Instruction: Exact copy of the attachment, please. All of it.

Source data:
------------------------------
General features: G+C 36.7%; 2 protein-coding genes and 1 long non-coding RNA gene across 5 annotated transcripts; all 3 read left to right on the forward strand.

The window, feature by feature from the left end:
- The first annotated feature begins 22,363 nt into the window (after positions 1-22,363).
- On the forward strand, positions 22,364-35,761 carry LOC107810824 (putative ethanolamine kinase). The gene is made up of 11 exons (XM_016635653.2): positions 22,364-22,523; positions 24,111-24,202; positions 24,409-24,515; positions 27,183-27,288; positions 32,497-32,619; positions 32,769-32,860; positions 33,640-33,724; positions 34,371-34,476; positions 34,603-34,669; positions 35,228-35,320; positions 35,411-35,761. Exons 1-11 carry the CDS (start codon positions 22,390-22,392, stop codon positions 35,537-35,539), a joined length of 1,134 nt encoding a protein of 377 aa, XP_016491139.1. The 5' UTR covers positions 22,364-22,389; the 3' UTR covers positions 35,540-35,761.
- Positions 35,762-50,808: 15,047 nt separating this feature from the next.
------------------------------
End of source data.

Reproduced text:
General features: G+C 36.7%; 2 protein-coding genes and 1 long non-coding RNA gene across 5 annotated transcripts; all 3 read left to right on the forward strand.

The window, feature by feature from the left end:
- The first annotated feature begins 22,363 nt into the window (after positions 1-22,363).
- On the forward strand, positions 22,364-35,761 carry LOC107810824 (putative ethanolamine kinase). The gene is made up of 11 exons (XM_016635653.2): positions 22,364-22,523; positions 24,111-24,202; positions 24,409-24,515; positions 27,183-27,288; positions 32,497-32,619; positions 32,769-32,860; positions 33,640-33,724; positions 34,371-34,476; positions 34,603-34,669; positions 35,228-35,320; positions 35,411-35,761. Exons 1-11 carry the CDS (start codon positions 22,390-22,392, stop codon positions 35,537-35,539), a joined length of 1,134 nt encoding a protein of 377 aa, XP_016491139.1. The 5' UTR covers positions 22,364-22,389; the 3' UTR covers positions 35,540-35,761.
- Positions 35,762-50,808: 15,047 nt separating this feature from the next.